Letters to the Editor for Monday — August 18, 2003
• No sympathy for the gasoline industry from him
• Kleckner’s essay ‘belonged’ in the opinion section
No sympathy for the gasoline industry from him
Since the beginning of this year to the onset of the Iraqi War in March, Kaua‘i’s average gas prices rose 16% for regular and 15% for premium, and have remained at those prices for five months while gas prices elsewhere dropped.
Kaua‘i’s gasoline comes from Indonesia and the Persian Gulf. The same crude oil from which the gasoline is made sails right past our islands to West Coast ports and sells there for considerably less. West Coast prices likewise rose with the prospect of a protacted Iraqi war, but declined sharply as the swift victory became imminent.
Kaua‘i’s prices did not reflect that same decline. On March 20th, the average price of regular at Kaua‘i’s 19 public gas stations was $2.20 for regular gas and $2.39 for premium. Those are the same exact prices that we were offered to the public as of last Thursday.
There have been a few minor changes. For instance, the Kapa‘a Chevron dropped its prices 2c per gallon on both grades of gas in the past five months, while others (Kaläheo Chevron and Shell, Hanapepe Shell and Waimea 76) raised their prices a penny or two over the same time period. $2.34 will buy a consumer a gallon of premium at the Puhi Shell or a gallon of regular at the Princeville Chevron, just as it did before the war.
When it comes time for the Gas Cap Law to take effect, the gasoline industry will get no sympathy from me.
Kleckner’s essay ‘belonged’ in the opinion section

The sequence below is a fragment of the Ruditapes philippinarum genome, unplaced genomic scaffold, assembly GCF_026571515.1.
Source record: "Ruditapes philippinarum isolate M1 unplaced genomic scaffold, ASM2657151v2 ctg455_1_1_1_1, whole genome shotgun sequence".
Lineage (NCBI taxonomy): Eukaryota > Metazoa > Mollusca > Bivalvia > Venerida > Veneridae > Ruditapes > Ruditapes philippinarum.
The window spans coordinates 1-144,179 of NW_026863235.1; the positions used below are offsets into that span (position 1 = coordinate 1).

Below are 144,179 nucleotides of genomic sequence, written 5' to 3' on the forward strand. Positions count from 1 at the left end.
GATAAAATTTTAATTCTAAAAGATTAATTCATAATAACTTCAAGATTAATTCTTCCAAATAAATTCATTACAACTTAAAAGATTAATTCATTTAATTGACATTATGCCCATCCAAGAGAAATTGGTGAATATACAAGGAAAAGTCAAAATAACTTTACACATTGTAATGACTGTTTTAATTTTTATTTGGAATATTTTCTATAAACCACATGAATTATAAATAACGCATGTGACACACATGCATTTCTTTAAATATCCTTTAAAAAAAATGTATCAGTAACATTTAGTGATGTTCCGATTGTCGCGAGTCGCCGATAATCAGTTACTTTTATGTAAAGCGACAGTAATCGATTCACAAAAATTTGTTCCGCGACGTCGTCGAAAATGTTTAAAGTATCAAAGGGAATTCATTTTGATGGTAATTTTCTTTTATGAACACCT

I see you have printed Dean Kleckner’s essay on genetically modified crops. I’m glad you put it in the ‘opinion’ section, because that makes it clear that everything he says is just thatnhis opinion.
It’s his opinion that certain people he disagrees with are lying; it’s his opinion that calling people he disagrees with liars is a good way to make his case. I prefer to look at the facts that can be seen right here in the islands, and I recommend other readers look for themselves.
Try asking your local small organic farmers what is actually happening in their fields with their crops, and what they think the huge amount of open-air field trials of genetically modified crops in Hawai’i might do to their livelihoodnand to your food sources. Try asking your kumu and kupuna what they think of genetic manipulation of ‘ulu, mai’a, ‘ualanand of kalo, the sacred elder brother of the Hawaiian people.
After all, these are the real farmers, ‘na maka o ka ‘aina’, their thoughts, eyes and hands on the land day in and day out. Dean Kleckner, on the other hand, is primarily a highly paid consultant for North American and international agribusiness interests, as are most other board members of the organization he writes on behalf of. You decide who is better suited to inform you of what is good for the ‘aina and people of Hawai’i.